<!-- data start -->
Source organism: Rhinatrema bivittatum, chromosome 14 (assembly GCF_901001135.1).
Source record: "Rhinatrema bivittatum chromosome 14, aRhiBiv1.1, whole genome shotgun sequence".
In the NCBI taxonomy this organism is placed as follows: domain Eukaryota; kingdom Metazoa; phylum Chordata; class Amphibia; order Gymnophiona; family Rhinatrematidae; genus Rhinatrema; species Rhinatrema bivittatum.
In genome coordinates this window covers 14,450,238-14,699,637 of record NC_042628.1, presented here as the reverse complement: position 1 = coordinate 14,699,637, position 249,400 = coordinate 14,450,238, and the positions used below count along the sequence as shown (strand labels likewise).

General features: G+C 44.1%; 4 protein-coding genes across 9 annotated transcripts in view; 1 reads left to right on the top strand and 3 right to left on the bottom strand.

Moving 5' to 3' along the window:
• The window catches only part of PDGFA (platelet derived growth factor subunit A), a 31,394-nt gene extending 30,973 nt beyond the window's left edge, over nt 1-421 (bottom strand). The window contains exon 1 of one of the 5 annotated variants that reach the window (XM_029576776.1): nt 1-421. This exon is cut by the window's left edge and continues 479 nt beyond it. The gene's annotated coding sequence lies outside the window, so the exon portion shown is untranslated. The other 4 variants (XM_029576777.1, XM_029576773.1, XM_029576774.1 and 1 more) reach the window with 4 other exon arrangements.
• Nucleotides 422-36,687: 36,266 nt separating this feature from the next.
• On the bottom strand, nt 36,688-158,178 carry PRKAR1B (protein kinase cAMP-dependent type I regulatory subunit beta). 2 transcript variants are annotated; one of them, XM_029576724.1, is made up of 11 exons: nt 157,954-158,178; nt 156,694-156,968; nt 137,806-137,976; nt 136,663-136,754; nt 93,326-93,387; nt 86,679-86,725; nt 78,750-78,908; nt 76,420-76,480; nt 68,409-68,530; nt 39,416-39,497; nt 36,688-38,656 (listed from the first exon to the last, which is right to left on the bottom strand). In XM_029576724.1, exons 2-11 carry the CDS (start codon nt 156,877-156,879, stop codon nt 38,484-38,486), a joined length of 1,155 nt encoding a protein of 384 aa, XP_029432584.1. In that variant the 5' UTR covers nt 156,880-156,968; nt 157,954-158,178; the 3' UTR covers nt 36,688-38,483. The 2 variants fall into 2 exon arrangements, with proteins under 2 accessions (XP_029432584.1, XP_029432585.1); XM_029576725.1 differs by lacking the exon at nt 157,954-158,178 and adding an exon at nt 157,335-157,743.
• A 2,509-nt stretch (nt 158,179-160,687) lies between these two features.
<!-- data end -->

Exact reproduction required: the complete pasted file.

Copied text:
Source organism: Rhinatrema bivittatum, chromosome 14 (assembly GCF_901001135.1).
Source record: "Rhinatrema bivittatum chromosome 14, aRhiBiv1.1, whole genome shotgun sequence".
In the NCBI taxonomy this organism is placed as follows: domain Eukaryota; kingdom Metazoa; phylum Chordata; class Amphibia; order Gymnophiona; family Rhinatrematidae; genus Rhinatrema; species Rhinatrema bivittatum.
In genome coordinates this window covers 14,450,238-14,699,637 of record NC_042628.1, presented here as the reverse complement: position 1 = coordinate 14,699,637, position 249,400 = coordinate 14,450,238, and the positions used below count along the sequence as shown (strand labels likewise).

General features: G+C 44.1%; 4 protein-coding genes across 9 annotated transcripts in view; 1 reads left to right on the top strand and 3 right to left on the bottom strand.

Moving 5' to 3' along the window:
• The window catches only part of PDGFA (platelet derived growth factor subunit A), a 31,394-nt gene extending 30,973 nt beyond the window's left edge, over nt 1-421 (bottom strand). The window contains exon 1 of one of the 5 annotated variants that reach the window (XM_029576776.1): nt 1-421. This exon is cut by the window's left edge and continues 479 nt beyond it. The gene's annotated coding sequence lies outside the window, so the exon portion shown is untranslated. The other 4 variants (XM_029576777.1, XM_029576773.1, XM_029576774.1 and 1 more) reach the window with 4 other exon arrangements.
• Nucleotides 422-36,687: 36,266 nt separating this feature from the next.
• On the bottom strand, nt 36,688-158,178 carry PRKAR1B (protein kinase cAMP-dependent type I regulatory subunit beta). 2 transcript variants are annotated; one of them, XM_029576724.1, is made up of 11 exons: nt 157,954-158,178; nt 156,694-156,968; nt 137,806-137,976; nt 136,663-136,754; nt 93,326-93,387; nt 86,679-86,725; nt 78,750-78,908; nt 76,420-76,480; nt 68,409-68,530; nt 39,416-39,497; nt 36,688-38,656 (listed from the first exon to the last, which is right to left on the bottom strand). In XM_029576724.1, exons 2-11 carry the CDS (start codon nt 156,877-156,879, stop codon nt 38,484-38,486), a joined length of 1,155 nt encoding a protein of 384 aa, XP_029432584.1. In that variant the 5' UTR covers nt 156,880-156,968; nt 157,954-158,178; the 3' UTR covers nt 36,688-38,483. The 2 variants fall into 2 exon arrangements, with proteins under 2 accessions (XP_029432584.1, XP_029432585.1); XM_029576725.1 differs by lacking the exon at nt 157,954-158,178 and adding an exon at nt 157,335-157,743.
• A 2,509-nt stretch (nt 158,179-160,687) lies between these two features.